Guards at most stations prevent fare beating and on all my visits to CDMX, I have only seen one instance of a person jumping the turnstile, though surely there are a lot more.

It is the breath of the integrated transportation network and frequency of service that makes Mexico City’s system so exceptional. During my time there I couldn’t stop thinking of the waits I have experienced for a train at the always disgusting 42nd Street Port Authority station. I want to love the MTA more but with stations like that I have to tell it like it is.

Un Paseo por los libros, in Metro Zócalo. Mexico City is a cultural as well as transit mecca. Take that, Paris, London, Rome and New York.

My six-week adventure across Central America and México, was something I had wanted to do for decades, since before life and work and raising a family intervened. Good things come to those who wait.

Más Chilangos deben viajar en Metro sólo para ver a personas como él. (More Mexico City residents should travel on Metro just to see people like him).

My travel was without any major hitches, apart from a diablo rojo breakdown in northern Panamá and an eternal 12 hour overnight bus from San Cristóbal de las Casas in Chiapas to Oaxaca, México. On the whole, I continue to marvel at the ability to get practically anywhere no matter how remote in Central America and México by bus. Try doing that in North America then call me and we can compare notes.

A checkpoint in San Pablo Huitzo, México where three migrants were taken off the bus.

If you’re scratching your head thinking skeptically of my love for the Mexican megacity in spite of its infamous congestion and pollution, read on. Of course things are not all perfect in Tacolandia but I’ll take that over the transit deserts one finds throughout so much of the U.S.

As if one level of car hell wasn’t enough, how about three? San Miguel Chapultepec, CDMX.

As for my embrace of CDMX with its myriad transportation options as a world class city for public transit, it is true that I have never been to Berlin or Tokyo or Singapore with their renown transit systems. Thank you Germany, Japan and Singapore for your forthcoming all expense paid visits.

Eight pm in Mexico City. Not everyone takes the bus or Metro.

What sings to me about Mexico City is the way in which the system integrates various modes of conveyance. The system isn’t perfect and admittedly, the first, last mile connection to the City’s Movilidad Integrada transit options are uneven (and sometimes bumpy), but they are working on it.

The route for the bumpy, old, diesel bus I took to Iztapalapa.

Metro Constitución de 1917

Fortified by breakfast at Fonda Margarita in Colonia Del Valle, my first full day back in Mexico City I made my way to Iztapalapa and the transportation hub that is my latest source of transit longing. Constitución de 1917 is where one finds not one, not two but three major mass transit investments: the Metro, Cablebús Línea 2 and el Trolebús Elevado. That transit trifecta I keep talking about.

At Metro Constitución de 1917 in Iztapalapa stronger men than me cry with joy seeing the public transportation options.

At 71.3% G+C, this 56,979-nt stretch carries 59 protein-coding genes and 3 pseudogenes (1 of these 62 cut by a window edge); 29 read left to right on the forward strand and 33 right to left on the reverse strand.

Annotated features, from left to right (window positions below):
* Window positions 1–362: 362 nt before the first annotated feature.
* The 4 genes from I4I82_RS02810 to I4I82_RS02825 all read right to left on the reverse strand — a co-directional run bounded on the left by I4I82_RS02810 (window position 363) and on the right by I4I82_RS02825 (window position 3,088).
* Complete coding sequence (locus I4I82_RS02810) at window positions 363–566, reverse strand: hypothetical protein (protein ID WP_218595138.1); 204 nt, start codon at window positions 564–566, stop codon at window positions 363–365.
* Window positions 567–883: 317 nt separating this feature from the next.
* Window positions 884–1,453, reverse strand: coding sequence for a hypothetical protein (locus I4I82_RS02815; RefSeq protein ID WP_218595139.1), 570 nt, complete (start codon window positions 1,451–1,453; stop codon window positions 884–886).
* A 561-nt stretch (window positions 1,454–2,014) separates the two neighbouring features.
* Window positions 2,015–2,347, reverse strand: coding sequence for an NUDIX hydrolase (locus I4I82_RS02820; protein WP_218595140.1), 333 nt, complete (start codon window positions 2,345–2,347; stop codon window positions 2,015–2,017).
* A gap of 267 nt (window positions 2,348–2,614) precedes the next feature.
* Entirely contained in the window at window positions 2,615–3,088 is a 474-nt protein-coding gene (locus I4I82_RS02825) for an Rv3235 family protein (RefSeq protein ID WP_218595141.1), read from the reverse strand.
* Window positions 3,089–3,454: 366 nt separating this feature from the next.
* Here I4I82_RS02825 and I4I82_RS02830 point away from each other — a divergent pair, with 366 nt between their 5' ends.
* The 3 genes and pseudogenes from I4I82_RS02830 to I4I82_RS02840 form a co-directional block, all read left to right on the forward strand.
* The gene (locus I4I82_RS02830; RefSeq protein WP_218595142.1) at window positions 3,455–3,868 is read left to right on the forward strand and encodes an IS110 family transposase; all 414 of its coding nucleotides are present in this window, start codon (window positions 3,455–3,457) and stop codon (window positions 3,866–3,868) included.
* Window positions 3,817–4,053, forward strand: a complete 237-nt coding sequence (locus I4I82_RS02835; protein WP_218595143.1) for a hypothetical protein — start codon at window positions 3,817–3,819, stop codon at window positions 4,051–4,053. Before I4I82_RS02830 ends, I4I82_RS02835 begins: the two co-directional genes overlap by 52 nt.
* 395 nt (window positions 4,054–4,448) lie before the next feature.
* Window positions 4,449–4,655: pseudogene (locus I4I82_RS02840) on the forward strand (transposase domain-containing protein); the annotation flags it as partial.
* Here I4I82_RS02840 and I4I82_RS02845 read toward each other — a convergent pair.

The economic development impact of transit investments like Cablebús and the Trolebús Elevado on communities like Santa Marta and Lomas de la Estancia (areas on Cablebús Línea 2) previously poorly served by transit, will be felt for decades. Cablebús Línea 2 is also the world’s longest cable car transit line.

The Cablebús model, which Los Angeles hopes to build from Downtown LA to Dodger Stadium, is a terrific, lower capital cost (than subway tunneling) addition to Mexico City’s Movilidad Integrada system. In 2021, I wrote about Cablebús Línea 1 which starts at Metro Indios Verdes. A third Mexico City line still under construction will connect Santa Fe with Metro Constituyentes, Colonia Cuauhtémoc.

El Trolebús Elevado, Metro Constitución de 1917, CDMX.

While we are talking about Movilidad Integrada, I want to give a shoutout to Ecobici which has expanded significantly in recent years and could not be easier to use for those who have a mobile phone and service or access to public wifi. The program run by Lyft feels a lot like Citi Bike.

On Ecobici in a protected bike lane in Roma Sur, CDMX.

Though I didn’t get to meet him this time, on a future trip to Mexico City I hope to interview the head of Mexico City’s transportation system whom I was told requires city bus drivers to ride a bike in the city to experience what it is like to be a bike rider on CDMX’s streets. That sort of experience has to make bus drivers more aware of the risks of inattentive driving when hard to see bike riders are biking nearby. If only cities could mandate this for ordinary drivers as well.

Organic Transportation

As good as public transportation is in Mexico City, not all of the megacity’s transit options are as low carbon as they can be. As in Panamá, with its diablo rojos (old U.S. school buses retired from service and adaptively reused), México and much of Central America feature older diesel buses spewing soot into the environment.

The old diesel workhorse from Del Valle to Metro Constitución de 1917 in Iztapalapa, CDMX.

Given the breadth of the problem of old polluting buses throughout the region, it was refreshing to see the higher use as a planter found for a defunct busito in Copán, Honduras.

A defunct busito in Copán, Honduras now serves as a planter.

Call it greening mass transportation.

Where the Sidewalk Ends

What México and some parts of Central America also don’t do so well is sidewalks.

Where the sidewalk ends.

That’s something I will write about in a future piece.

Yours in transit,


Joel Epstein is a New Yorker and an advocate for public transit, livable cities and public space.